MathOverflow is a question and answer site for professional mathematicians. It's 100% free, no registration required.

Sign up
Here's how it works:
  1. Anybody can ask a question
  2. Anybody can answer
  3. The best answers are voted up and rise to the top

At the moment I am polishing my lecture notes which in particular cover Alexandrov's existence theorem.

Denote by $\mathbf{P}_k$ the space of isometry classes of polyhedral metrics on the $\mathbb S^2$ with k-verteces and nonnegative curvature at each vertex.

In the proof of Alexandrov's existence theorem one has to show that any space in $\mathbf{P}_k$ can be continuously deformed in $\mathbf{P}_k$ into a realizable polyhedral metric; i.e. the one which is isometric to the surface of convex polyhedron.

The original Alexandrov's proof is simple but tedious. First he deforms the given polyhedral space into space with one degenerate vertex. Second he shows that any polyhedral metric near the degenerate space is realizable.

It seems that I found a simpler way to do this. I proof that $\mathbf{P}_k$ is path connected by constructing a path between given spaces in $\mathbf{P}_k$ using induction on $k$. The existence of one realizable space in $\mathbf{P}_k$ is not a problem.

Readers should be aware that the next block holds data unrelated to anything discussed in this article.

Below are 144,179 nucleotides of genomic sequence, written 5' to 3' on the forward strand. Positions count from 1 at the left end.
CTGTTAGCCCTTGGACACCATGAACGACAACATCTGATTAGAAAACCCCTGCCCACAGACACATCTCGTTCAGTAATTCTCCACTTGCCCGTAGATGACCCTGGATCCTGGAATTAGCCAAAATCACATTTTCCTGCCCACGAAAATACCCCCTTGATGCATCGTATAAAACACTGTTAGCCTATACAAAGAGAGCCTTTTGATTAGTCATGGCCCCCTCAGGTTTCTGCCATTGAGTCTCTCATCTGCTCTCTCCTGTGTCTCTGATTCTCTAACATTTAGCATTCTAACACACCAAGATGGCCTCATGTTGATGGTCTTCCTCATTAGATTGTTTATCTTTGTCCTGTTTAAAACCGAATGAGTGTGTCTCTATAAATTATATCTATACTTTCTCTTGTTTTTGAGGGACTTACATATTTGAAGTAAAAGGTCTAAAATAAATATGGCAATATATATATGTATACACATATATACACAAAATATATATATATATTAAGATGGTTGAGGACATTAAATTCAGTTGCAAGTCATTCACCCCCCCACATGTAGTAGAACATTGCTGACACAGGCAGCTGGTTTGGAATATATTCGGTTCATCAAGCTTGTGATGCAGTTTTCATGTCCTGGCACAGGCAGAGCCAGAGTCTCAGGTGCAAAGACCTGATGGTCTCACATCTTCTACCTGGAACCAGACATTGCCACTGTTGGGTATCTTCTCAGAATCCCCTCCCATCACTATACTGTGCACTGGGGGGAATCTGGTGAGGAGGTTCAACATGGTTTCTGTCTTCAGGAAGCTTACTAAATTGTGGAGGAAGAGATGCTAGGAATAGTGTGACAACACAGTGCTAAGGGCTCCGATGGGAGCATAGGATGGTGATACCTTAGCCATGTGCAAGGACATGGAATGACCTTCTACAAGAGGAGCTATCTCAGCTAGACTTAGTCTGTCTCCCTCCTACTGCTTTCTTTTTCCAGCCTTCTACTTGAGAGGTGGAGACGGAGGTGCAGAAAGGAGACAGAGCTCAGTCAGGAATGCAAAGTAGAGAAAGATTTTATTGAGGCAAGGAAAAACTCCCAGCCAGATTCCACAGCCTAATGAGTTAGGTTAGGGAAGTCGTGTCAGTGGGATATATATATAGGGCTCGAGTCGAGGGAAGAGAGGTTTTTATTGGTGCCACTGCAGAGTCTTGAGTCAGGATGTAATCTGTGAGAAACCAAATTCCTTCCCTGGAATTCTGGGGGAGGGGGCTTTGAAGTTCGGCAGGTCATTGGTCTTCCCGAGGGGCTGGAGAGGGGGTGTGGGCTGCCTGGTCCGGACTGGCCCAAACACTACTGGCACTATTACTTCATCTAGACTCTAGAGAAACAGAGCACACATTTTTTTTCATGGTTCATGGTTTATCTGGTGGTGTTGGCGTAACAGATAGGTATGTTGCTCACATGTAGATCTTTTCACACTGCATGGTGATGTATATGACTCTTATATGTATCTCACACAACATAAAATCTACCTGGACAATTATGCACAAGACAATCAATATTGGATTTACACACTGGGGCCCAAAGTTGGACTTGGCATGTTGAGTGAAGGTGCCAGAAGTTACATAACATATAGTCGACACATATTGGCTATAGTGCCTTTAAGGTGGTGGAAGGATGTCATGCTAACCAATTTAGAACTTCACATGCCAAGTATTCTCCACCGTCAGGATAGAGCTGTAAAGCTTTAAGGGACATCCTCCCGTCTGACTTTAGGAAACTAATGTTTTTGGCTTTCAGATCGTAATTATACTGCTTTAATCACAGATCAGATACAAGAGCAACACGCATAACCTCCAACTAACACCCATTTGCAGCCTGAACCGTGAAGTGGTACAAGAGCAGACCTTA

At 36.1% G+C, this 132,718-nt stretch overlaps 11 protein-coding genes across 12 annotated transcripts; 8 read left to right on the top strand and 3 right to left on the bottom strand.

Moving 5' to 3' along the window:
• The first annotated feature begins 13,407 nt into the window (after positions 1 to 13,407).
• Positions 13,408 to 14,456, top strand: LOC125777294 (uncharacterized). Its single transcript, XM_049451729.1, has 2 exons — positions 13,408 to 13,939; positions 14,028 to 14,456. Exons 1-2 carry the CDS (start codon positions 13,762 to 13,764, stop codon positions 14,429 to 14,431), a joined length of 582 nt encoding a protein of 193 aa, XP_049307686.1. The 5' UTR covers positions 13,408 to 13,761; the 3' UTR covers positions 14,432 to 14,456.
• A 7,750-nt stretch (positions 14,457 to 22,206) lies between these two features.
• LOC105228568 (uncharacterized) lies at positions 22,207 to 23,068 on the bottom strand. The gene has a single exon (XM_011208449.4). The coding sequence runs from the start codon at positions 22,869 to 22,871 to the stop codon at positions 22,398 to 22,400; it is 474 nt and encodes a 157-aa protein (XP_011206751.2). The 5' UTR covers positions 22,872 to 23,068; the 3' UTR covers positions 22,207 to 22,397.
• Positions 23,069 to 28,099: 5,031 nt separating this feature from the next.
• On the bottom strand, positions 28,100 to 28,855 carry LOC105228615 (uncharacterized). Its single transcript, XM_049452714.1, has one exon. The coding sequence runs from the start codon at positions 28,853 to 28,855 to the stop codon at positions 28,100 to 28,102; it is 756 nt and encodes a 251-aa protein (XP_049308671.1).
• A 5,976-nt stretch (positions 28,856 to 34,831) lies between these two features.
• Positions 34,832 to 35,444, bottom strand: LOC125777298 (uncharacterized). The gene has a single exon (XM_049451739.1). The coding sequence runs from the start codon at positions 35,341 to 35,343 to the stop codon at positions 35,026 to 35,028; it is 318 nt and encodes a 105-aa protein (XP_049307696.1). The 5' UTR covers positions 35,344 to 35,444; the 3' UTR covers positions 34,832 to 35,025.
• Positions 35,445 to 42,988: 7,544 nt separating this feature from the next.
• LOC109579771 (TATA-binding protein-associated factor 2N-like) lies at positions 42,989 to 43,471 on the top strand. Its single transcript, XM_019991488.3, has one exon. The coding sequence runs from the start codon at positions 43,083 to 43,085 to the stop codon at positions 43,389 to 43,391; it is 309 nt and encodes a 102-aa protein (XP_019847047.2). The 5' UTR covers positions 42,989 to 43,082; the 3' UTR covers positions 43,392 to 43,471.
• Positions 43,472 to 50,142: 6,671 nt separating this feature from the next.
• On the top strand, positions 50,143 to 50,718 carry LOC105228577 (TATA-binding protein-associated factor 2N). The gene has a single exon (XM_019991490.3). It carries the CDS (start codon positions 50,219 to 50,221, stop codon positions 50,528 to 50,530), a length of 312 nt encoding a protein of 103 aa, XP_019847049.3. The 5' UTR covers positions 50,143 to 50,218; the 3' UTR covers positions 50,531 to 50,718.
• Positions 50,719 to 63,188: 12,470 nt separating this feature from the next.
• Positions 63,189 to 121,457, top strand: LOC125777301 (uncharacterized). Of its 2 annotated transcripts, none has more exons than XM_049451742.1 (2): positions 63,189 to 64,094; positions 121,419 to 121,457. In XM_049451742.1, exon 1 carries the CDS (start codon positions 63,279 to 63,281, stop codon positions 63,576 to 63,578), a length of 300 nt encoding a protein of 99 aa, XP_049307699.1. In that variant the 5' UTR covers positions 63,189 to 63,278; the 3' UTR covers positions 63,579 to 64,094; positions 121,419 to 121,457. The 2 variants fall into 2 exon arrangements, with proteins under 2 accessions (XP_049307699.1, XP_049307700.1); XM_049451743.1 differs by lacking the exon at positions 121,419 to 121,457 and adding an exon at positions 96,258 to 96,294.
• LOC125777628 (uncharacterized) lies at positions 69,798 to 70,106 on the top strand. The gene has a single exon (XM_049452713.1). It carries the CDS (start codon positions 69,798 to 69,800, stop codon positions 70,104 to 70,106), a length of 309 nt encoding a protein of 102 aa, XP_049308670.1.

Was it done before?

share|cite|improve this question
@Anton: Does your new proof imply an algorithm? Right now there really is no practical method to construct the polyhedron that his theorem guarantees exists. – Joseph O'Rourke May 18 '12 at 14:11
@Joseph, no I do not think so. In fact no new idea is involved, I only realized that the patching (which was also introduced by Alexandrov but much later) can be used to simplify the proof. – Anton Petrunin May 19 '12 at 11:04

I am not aware of an elementary argument along these lines. A high-powered argument to show a priori connectedness uses Teichmuller theory (the space of polyhedral metrics fibers over teichmuller/moduli space (depending on how you identify things), with contractible fiber, see for example Troyanov's paper on cone metrics in Ens. Mathematique in the late eighties; this can also be gotten from Schwartz-Christoffel). But this, while not difficult, is not elementary, so if you have a simple combinatorial proof, that's certainly a good thing.

share|cite|improve this answer
Thank you. My proof is elementary; all I do is cutting holes and patching them with one-parameter family of patches. – Anton Petrunin May 17 '12 at 12:38

Your Answer


By posting your answer, you agree to the privacy policy and terms of service.

Not the answer you're looking for? Browse other questions tagged or ask your own question.